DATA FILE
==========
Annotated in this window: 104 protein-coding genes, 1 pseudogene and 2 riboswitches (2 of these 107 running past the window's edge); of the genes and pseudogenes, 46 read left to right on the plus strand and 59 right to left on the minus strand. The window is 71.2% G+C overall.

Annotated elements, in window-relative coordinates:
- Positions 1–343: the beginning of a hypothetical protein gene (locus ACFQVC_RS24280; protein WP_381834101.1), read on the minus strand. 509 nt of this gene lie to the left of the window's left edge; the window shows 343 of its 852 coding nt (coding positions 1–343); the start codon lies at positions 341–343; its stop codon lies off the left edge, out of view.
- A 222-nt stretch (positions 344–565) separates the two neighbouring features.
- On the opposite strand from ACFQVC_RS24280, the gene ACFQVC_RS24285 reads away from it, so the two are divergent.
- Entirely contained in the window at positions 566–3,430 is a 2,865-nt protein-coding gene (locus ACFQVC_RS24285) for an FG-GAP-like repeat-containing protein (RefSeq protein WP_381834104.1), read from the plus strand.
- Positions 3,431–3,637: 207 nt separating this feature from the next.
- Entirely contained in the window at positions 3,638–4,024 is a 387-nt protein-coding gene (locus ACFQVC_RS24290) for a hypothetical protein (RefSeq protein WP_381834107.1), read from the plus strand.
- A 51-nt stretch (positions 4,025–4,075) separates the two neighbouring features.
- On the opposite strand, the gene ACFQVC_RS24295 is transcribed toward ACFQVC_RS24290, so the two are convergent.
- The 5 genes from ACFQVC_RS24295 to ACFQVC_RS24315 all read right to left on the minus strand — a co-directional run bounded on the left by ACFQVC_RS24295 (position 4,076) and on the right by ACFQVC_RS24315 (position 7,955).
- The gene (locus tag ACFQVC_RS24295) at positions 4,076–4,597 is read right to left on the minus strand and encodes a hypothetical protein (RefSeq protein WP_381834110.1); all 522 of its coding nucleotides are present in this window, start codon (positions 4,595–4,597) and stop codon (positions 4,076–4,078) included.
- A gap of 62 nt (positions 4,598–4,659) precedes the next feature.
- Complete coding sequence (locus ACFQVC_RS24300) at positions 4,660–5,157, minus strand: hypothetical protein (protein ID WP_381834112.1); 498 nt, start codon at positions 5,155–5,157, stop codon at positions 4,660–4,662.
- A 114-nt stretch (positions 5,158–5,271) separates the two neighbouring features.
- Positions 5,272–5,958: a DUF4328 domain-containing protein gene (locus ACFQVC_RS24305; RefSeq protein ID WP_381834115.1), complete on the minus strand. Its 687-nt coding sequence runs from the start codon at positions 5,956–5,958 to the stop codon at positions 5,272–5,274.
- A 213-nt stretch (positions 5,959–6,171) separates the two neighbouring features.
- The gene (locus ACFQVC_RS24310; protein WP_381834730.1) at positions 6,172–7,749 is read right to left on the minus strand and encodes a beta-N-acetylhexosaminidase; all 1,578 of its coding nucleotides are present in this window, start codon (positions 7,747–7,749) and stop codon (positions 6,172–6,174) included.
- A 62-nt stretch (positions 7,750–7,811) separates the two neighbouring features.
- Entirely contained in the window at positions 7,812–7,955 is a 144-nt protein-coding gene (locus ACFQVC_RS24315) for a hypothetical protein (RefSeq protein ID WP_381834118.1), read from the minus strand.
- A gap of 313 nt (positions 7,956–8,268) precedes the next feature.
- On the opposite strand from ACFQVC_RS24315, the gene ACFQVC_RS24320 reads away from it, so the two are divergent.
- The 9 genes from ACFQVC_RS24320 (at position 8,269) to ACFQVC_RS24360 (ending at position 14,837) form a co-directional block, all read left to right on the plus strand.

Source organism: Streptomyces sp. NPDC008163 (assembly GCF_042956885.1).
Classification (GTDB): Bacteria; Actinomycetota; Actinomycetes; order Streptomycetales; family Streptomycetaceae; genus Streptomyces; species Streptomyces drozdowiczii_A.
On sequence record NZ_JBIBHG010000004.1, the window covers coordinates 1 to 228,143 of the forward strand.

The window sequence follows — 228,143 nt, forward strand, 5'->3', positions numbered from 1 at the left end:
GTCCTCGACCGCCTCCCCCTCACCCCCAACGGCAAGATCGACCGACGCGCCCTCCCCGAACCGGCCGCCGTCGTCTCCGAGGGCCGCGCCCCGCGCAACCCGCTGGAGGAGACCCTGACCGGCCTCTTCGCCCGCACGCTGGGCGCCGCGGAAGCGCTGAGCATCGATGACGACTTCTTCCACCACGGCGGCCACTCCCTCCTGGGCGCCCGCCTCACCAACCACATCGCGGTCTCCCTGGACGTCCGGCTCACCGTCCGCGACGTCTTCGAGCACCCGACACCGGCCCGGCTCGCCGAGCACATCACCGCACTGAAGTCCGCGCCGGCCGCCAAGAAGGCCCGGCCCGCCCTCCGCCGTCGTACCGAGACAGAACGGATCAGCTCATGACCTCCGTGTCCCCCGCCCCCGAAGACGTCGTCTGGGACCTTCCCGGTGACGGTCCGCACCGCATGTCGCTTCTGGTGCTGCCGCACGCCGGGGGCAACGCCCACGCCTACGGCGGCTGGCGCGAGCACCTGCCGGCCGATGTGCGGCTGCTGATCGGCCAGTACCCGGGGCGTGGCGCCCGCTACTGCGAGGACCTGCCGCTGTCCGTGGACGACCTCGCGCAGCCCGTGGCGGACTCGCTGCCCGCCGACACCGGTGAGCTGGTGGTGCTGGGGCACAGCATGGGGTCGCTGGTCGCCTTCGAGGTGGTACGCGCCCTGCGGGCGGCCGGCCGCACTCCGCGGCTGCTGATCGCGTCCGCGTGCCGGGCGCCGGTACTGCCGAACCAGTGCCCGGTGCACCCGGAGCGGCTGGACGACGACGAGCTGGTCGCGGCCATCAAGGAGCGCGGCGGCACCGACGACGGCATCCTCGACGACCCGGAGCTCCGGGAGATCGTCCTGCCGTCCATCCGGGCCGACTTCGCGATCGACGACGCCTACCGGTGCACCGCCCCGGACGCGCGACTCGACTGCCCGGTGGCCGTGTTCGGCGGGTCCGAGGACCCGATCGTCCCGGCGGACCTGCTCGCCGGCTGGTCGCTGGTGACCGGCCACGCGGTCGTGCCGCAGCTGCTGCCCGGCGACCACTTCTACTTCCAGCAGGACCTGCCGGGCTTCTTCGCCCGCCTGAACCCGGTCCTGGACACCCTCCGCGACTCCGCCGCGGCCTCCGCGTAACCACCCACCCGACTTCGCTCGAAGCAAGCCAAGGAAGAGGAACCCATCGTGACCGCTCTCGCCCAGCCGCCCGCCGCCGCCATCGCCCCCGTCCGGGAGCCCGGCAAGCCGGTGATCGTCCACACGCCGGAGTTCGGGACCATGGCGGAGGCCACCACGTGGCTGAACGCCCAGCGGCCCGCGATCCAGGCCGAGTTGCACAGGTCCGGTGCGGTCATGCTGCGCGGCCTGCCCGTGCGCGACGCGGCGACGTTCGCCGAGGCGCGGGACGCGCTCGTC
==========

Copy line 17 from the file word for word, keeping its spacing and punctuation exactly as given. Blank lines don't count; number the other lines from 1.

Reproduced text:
- A 213-nt stretch (positions 5,959–6,171) separates the two neighbouring features.